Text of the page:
Darwin’s theory is useful, indeed, essential, for understanding the patterns of biology, from the nested similarities between different animals, biogeopraphy and the fossil record - the observations that originally made evolution the Millenium Problem of the 19th Century - to genetics and molecular , as well as many, many oddities. In the immortal words of the great evolutionary biologist and theist Theodosius Dobzhansky: Nothing in biology makes sense except in the light of Evolution.
Even if you do not see knowledge as being valuable in and of itself, as you probably do, it should be blatantly obvious that such a fundamental insight into the nature of life is beneficial: We are living beings that most consume living beings and/or their products (whether the by hunting, gathering and scavenging or for the last few millenia crops and livestock we cultivate and purposefully breed ourselves)* to sustain ourselves and are under threat by many living beings and/or their products (predators, parasites, gerns, toxins)*; and that’s leaving aside all the way that we gain materials and medicine from other living beings, the ways we have living beings work for us even today or the many, many, many different ways we gain enjoyment from living beings, let alone the fact that we exist in the context of a planet shaped by life, including ourselves. Understanding the fundamentals of life obviously has many applications in agriculture and medicine. One particularly direct application is epidemology.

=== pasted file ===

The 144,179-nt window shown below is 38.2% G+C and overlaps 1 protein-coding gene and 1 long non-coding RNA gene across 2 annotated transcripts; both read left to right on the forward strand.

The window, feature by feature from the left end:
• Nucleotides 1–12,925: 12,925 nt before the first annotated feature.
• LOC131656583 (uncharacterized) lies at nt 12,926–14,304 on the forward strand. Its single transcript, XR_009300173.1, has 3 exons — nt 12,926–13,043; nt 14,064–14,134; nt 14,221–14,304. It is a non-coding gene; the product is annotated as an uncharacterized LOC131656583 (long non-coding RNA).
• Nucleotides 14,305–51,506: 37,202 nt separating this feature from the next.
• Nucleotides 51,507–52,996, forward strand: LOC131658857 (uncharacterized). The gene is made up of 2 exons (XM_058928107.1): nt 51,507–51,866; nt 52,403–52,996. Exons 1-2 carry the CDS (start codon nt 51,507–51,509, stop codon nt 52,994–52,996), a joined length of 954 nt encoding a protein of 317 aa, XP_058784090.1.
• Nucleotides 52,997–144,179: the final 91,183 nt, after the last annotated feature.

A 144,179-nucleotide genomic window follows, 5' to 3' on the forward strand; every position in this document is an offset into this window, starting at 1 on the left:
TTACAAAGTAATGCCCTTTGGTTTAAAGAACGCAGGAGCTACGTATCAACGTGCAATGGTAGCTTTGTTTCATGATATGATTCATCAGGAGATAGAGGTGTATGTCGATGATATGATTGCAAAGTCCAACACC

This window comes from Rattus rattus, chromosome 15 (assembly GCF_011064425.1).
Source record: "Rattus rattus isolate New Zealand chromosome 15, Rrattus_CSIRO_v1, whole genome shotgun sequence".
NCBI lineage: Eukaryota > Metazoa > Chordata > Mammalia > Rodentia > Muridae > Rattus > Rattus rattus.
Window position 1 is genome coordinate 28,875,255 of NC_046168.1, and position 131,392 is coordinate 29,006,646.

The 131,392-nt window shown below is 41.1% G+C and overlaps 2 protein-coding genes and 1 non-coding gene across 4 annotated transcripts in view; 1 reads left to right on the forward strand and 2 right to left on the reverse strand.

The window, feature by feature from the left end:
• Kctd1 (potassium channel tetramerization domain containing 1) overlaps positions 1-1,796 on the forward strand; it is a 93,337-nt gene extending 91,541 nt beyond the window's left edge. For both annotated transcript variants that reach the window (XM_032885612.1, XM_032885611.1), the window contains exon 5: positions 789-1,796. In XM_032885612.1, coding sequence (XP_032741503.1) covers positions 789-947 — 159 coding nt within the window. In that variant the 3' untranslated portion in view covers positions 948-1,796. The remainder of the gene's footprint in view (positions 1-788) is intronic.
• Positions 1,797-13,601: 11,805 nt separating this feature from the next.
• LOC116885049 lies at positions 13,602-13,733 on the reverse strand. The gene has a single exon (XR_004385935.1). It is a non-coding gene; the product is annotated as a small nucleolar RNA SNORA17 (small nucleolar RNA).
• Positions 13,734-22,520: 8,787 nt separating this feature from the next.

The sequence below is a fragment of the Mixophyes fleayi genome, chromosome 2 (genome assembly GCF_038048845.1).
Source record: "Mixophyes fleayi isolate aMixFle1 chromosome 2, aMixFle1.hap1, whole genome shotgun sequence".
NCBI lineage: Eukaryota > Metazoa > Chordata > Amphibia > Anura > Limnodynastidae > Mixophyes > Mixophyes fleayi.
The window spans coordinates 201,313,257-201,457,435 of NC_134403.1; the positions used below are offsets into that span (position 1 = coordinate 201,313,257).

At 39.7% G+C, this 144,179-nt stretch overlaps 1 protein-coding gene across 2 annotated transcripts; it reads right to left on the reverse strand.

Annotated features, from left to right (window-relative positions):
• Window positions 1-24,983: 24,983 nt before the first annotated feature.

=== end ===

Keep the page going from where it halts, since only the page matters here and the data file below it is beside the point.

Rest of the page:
* note that those two groups are not mutually exclusive.